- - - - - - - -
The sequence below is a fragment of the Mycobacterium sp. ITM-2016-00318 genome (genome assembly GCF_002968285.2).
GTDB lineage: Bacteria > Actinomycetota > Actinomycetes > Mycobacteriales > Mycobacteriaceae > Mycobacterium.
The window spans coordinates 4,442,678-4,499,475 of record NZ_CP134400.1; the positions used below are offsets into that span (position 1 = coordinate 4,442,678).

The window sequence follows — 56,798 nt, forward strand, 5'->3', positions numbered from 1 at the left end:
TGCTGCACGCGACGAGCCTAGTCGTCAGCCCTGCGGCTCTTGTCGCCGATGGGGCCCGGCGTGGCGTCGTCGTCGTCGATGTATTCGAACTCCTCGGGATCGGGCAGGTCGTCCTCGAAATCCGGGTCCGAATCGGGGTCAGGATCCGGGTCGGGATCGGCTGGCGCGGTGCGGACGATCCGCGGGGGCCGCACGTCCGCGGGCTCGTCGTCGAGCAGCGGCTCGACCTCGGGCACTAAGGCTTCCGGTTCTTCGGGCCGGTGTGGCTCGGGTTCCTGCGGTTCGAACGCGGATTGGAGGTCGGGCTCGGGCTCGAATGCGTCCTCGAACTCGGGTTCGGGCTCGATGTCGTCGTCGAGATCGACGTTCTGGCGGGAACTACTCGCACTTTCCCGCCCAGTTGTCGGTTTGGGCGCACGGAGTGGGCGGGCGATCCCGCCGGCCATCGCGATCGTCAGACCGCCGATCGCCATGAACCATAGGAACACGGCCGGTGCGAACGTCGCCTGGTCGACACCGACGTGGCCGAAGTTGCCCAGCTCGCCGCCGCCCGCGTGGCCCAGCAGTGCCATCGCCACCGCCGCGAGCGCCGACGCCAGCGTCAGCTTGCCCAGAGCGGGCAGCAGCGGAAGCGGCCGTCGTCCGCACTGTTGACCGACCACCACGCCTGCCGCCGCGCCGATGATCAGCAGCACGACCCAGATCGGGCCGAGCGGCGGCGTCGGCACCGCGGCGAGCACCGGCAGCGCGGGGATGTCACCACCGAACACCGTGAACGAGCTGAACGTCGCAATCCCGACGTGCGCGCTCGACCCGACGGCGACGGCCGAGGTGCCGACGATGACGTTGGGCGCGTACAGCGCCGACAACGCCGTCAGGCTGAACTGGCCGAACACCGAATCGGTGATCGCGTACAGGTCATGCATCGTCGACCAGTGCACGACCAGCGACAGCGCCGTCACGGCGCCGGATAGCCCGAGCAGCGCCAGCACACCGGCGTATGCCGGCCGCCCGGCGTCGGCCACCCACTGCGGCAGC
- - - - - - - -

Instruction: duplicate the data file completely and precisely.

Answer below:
The sequence below is a fragment of the Mycobacterium sp. ITM-2016-00318 genome (genome assembly GCF_002968285.2).
GTDB lineage: Bacteria > Actinomycetota > Actinomycetes > Mycobacteriales > Mycobacteriaceae > Mycobacterium.
The window spans coordinates 4,442,678-4,499,475 of record NZ_CP134400.1; the positions used below are offsets into that span (position 1 = coordinate 4,442,678).

The window sequence follows — 56,798 nt, forward strand, 5'->3', positions numbered from 1 at the left end:
TGCTGCACGCGACGAGCCTAGTCGTCAGCCCTGCGGCTCTTGTCGCCGATGGGGCCCGGCGTGGCGTCGTCGTCGTCGATGTATTCGAACTCCTCGGGATCGGGCAGGTCGTCCTCGAAATCCGGGTCCGAATCGGGGTCAGGATCCGGGTCGGGATCGGCTGGCGCGGTGCGGACGATCCGCGGGGGCCGCACGTCCGCGGGCTCGTCGTCGAGCAGCGGCTCGACCTCGGGCACTAAGGCTTCCGGTTCTTCGGGCCGGTGTGGCTCGGGTTCCTGCGGTTCGAACGCGGATTGGAGGTCGGGCTCGGGCTCGAATGCGTCCTCGAACTCGGGTTCGGGCTCGATGTCGTCGTCGAGATCGACGTTCTGGCGGGAACTACTCGCACTTTCCCGCCCAGTTGTCGGTTTGGGCGCACGGAGTGGGCGGGCGATCCCGCCGGCCATCGCGATCGTCAGACCGCCGATCGCCATGAACCATAGGAACACGGCCGGTGCGAACGTCGCCTGGTCGACACCGACGTGGCCGAAGTTGCCCAGCTCGCCGCCGCCCGCGTGGCCCAGCAGTGCCATCGCCACCGCCGCGAGCGCCGACGCCAGCGTCAGCTTGCCCAGAGCGGGCAGCAGCGGAAGCGGCCGTCGTCCGCACTGTTGACCGACCACCACGCCTGCCGCCGCGCCGATGATCAGCAGCACGACCCAGATCGGGCCGAGCGGCGGCGTCGGCACCGCGGCGAGCACCGGCAGCGCGGGGATGTCACCACCGAACACCGTGAACGAGCTGAACGTCGCAATCCCGACGTGCGCGCTCGACCCGACGGCGACGGCCGAGGTGCCGACGATGACGTTGGGCGCGTACAGCGCCGACAACGCCGTCAGGCTGAACTGGCCGAACACCGAATCGGTGATCGCGTACAGGTCATGCATCGTCGACCAGTGCACGACCAGCGACAGCGCCGTCACGGCGCCGGATAGCCCGAGCAGCGCCAGCACACCGGCGTATGCCGGCCGCCCGGCGTCGGCCACCCACTGCGGCAGC